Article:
I’m Jessica Jones. As a Registered Dietitian for a primary care clinic, I counsel hundreds of patients on medical nutrition therapy for weight management, hypertension, diabetes and hyperlipidemia.
Translation: I help people eat healthier. While no two nutrition counseling sessions are exactly alike (part of the reason why I love my job), there are a few things I tell most patients to improve their chances for success. Here they are:
1. Tell me why you’re here in the first place.
Do me a favor and channel Patti Stanger for a moment—remember her infamous “Why love now?” question? Now transfer that concept to nutrition. One of the first things I need to learn from every patient that steps into my office is, what is their motivation for change. I’ll ask, Why are you ready to improve your diet today? or What would losing 20 pounds mean for you? It may seem simple, but discovering this motivation is everything. Times 10.
It’s important to find out what’s driving you to make change, so you can stay focused in achieving your goals. For some of my patients, the answers may be, “I want to feel more confident about myself” or “I want to be in shape so I can play with my kids after school.” Whatever it is, find it, tap into it, embrace it, and use it to light your fire.
2. Eating healthy tastes really good.
I hate canned vegetables. The fact of the matter is, vegetables were never meant to be mushy or dull, rather works of art that should be cooked to a crispy perfection. (Or eaten raw if that’s your flavor.) Sometimes, when my patients think about eating more healthfully, they imagine lifeless canned string beans, soggy carrots ‘n’ peas, and rock hard brown rice. The reality is that the healthiest foods taste incredible. And anything less than incredible does not deserve a place at your dinner table. For example, if brown rice by itself doesn’t “hit the spot” as my granddaddy would say, spice it up with cilantro, onions, garlic, and a teaspoon of EVOO for more flavor. If you need ideas for simple, healthy plant-based recipes, you can find tons on my website Food Heaven Made Easy.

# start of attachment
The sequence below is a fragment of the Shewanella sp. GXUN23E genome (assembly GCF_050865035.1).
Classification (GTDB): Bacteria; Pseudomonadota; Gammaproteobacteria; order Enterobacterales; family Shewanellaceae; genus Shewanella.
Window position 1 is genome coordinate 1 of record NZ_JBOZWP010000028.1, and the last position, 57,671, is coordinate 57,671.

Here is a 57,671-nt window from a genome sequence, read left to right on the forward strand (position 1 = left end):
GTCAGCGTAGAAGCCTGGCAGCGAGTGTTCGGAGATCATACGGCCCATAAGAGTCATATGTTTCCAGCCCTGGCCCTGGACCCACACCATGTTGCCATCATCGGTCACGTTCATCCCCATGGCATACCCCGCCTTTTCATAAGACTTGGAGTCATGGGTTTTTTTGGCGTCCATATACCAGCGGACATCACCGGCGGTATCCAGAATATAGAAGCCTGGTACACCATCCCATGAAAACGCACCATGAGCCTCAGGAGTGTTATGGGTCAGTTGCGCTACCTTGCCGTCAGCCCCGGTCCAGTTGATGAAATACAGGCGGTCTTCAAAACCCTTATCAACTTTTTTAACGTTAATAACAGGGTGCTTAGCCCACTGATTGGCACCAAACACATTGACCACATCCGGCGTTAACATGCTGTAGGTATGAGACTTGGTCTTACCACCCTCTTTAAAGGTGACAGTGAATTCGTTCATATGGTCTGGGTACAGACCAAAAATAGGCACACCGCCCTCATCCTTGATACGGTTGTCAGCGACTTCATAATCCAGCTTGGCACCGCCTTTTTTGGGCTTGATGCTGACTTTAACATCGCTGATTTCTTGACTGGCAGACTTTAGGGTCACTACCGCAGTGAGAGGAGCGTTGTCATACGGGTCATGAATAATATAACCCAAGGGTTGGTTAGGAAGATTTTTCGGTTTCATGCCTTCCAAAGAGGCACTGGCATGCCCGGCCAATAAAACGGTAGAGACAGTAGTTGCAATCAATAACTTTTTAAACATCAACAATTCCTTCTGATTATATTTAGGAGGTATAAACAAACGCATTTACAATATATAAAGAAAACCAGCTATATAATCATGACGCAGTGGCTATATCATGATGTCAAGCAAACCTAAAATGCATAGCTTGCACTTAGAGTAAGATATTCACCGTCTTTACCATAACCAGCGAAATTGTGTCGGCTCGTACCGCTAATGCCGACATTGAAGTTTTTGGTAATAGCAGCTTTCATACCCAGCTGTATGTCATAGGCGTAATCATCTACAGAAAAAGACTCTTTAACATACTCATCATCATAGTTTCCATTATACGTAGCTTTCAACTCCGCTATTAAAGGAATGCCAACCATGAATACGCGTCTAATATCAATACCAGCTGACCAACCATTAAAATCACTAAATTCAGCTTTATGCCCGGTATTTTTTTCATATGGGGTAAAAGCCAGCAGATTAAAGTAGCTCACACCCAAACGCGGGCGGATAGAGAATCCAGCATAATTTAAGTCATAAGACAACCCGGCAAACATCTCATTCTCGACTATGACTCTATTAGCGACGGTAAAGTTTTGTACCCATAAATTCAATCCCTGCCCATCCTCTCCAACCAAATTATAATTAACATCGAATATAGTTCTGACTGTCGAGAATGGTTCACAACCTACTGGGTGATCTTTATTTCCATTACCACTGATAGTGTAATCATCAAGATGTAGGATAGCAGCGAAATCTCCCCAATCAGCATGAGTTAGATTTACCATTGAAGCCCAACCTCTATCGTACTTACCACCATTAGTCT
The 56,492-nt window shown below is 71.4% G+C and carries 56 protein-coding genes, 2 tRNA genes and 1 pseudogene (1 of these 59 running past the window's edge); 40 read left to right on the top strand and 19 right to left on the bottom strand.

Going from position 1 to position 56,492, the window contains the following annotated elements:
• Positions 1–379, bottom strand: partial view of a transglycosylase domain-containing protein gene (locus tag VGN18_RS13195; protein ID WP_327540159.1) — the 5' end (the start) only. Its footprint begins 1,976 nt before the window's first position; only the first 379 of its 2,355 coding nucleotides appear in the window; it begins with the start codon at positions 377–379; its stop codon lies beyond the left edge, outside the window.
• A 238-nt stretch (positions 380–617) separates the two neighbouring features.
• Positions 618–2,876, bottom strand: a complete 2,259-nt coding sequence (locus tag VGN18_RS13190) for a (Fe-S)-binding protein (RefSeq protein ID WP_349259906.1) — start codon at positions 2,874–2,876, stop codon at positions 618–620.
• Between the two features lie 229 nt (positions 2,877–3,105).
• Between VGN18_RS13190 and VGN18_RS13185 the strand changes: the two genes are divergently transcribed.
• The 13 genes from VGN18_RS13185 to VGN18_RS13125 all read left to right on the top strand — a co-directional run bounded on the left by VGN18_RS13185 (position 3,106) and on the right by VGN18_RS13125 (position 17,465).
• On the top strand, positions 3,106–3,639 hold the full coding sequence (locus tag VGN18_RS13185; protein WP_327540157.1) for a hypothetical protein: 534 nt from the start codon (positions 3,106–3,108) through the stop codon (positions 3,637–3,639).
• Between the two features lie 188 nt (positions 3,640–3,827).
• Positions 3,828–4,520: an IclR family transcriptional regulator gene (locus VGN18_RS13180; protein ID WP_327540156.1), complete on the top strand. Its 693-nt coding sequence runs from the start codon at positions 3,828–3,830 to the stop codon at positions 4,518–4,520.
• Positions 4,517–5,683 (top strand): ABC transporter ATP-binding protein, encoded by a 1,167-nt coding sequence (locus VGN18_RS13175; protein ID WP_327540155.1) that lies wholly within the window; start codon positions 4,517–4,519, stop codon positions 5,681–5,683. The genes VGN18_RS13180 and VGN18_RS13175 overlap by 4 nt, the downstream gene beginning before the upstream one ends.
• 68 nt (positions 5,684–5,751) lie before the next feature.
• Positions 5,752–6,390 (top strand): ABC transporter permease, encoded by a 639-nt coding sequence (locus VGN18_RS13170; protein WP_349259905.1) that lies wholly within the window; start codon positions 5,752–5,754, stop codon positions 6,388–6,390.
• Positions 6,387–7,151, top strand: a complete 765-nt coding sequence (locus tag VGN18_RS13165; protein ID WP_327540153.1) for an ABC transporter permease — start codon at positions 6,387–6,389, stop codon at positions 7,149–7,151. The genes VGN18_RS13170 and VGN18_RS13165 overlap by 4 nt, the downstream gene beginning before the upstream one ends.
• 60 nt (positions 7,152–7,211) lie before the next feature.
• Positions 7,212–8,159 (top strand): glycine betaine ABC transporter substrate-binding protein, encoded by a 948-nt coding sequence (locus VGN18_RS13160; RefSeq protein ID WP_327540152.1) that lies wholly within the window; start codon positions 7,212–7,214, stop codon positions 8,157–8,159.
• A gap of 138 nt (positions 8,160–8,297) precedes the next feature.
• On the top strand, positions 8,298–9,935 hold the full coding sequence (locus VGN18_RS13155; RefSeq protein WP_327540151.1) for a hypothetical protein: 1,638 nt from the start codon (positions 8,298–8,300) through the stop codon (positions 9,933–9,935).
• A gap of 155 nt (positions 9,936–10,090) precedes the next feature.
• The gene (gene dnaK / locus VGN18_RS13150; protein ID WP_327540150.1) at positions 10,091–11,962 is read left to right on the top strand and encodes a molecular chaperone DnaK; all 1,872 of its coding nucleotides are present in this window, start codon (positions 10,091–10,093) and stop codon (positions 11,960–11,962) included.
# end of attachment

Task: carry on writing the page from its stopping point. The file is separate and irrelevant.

3. Planning is the key to success.
Planning is the pinnacle of healthy eating. But sometimes it feels like a drag. My patients have a lot going on in their lives, and spending an hour a week creating a meal plan may seem like more trouble than it’s worth. It’s not. An hour a week will save you time, money, calories, and even a little bit of inner-turmoil in the end. Think of it this way: without a plan, any one of us would choose to go to that not-so-healthy fast food joint when we’re hungry. It doesn’t make you a bad person or incapable of reaching your health goals, it just means you didn’t have a strong enough plan in place that day. If you need more help with meal planning, watch my Meal Planning Made Easy video here.
4. It’s all about baby steps.
My patients will often come to me with the goal of dropping 50 pounds in two months. I always smile inside. Goals are good. Realistic goals are better. Studies suggest that the average weight loss is 18 pounds in 6 months. Losing 50 pounds in two months is not impossible, but it’s highly unlikely, and potentially unsafe. Not to mention that most people who lose weight fast typically gain it all back—and then some. I totally understand that faster results can be more exciting, but it’s the small changes that add up to big results over time.